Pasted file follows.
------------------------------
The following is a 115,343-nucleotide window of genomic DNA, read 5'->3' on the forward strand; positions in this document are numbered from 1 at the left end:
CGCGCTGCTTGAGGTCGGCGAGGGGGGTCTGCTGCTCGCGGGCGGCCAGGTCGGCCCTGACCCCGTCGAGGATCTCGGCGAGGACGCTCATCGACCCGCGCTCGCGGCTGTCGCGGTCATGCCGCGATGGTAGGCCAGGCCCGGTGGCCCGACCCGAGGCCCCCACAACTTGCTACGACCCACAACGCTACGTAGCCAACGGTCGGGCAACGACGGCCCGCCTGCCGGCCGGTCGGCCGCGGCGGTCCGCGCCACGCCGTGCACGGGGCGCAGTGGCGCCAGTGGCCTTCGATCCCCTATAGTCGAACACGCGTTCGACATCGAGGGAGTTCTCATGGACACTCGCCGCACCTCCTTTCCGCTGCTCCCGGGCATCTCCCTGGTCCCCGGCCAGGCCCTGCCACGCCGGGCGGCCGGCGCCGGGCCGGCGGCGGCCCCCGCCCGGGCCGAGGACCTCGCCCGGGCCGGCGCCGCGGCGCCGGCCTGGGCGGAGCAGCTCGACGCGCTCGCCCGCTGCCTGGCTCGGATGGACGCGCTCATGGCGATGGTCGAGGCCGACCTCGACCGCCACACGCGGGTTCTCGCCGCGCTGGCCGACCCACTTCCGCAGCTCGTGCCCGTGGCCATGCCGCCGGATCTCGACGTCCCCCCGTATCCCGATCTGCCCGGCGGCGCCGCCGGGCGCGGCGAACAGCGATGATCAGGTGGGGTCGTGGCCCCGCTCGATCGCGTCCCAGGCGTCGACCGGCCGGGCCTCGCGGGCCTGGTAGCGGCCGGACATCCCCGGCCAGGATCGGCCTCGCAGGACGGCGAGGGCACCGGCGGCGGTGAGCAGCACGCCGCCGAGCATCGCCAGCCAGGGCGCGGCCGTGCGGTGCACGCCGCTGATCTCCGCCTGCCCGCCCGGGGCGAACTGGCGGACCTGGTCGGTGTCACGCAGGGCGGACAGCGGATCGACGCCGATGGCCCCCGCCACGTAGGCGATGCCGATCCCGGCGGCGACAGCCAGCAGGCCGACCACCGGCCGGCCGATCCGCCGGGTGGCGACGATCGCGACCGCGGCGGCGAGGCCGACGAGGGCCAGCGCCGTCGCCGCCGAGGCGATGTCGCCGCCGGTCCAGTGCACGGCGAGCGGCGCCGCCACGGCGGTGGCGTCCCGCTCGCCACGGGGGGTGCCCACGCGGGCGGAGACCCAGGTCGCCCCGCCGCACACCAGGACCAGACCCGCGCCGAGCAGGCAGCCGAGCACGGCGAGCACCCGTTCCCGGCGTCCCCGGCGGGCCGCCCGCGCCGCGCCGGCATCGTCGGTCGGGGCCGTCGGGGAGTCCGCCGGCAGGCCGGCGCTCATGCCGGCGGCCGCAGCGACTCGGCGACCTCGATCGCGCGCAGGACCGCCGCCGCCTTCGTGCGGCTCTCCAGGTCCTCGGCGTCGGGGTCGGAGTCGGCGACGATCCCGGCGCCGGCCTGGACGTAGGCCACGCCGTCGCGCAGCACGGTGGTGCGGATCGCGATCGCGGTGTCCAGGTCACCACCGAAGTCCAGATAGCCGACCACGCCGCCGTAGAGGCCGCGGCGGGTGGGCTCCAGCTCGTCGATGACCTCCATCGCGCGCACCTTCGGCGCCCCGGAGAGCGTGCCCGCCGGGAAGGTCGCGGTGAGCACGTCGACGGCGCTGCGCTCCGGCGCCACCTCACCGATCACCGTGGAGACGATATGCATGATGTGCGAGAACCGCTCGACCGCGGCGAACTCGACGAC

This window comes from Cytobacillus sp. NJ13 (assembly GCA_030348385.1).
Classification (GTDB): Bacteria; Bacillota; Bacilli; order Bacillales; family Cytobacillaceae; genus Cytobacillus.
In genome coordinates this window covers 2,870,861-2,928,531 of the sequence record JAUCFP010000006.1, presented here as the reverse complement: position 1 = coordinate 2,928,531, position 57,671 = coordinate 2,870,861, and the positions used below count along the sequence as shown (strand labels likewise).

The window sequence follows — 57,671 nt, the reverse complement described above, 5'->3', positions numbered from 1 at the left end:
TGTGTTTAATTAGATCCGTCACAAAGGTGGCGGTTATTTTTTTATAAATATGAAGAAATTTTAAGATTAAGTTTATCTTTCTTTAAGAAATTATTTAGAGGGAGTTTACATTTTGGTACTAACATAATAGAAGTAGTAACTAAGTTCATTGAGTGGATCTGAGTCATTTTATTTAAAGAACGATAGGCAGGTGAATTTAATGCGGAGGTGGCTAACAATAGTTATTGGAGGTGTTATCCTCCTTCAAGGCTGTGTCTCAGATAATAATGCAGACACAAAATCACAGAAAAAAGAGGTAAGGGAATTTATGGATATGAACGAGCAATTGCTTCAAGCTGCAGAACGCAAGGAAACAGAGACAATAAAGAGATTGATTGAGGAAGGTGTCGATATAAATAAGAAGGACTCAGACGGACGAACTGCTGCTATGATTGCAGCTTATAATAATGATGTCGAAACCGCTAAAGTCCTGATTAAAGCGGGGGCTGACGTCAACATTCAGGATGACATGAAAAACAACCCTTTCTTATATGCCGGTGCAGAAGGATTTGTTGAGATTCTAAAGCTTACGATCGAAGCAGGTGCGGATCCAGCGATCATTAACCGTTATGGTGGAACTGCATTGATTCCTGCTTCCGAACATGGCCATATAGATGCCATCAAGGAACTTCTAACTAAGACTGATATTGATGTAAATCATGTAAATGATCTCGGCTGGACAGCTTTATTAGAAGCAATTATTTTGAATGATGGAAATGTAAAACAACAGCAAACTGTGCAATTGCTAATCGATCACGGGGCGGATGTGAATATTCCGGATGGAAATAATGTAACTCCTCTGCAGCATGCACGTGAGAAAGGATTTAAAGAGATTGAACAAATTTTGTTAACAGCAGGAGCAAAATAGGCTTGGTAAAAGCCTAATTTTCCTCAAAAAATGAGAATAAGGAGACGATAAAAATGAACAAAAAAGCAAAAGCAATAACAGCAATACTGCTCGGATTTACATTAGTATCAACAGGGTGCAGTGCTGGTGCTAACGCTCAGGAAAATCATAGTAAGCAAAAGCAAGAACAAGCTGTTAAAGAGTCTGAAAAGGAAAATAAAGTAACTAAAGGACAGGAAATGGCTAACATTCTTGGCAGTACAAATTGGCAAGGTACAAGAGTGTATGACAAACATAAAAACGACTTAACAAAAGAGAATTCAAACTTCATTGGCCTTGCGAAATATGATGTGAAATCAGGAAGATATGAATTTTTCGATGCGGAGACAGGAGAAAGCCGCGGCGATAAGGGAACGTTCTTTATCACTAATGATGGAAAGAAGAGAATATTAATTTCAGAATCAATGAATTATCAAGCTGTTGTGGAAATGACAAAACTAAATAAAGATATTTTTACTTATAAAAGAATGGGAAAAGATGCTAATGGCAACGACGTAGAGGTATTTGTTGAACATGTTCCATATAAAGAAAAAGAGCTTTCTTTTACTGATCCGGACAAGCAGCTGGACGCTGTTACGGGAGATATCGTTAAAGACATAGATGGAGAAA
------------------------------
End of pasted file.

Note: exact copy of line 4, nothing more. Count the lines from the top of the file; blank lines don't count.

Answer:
Classification (GTDB): Bacteria; Bacillota; Bacilli; order Bacillales; family Cytobacillaceae; genus Cytobacillus.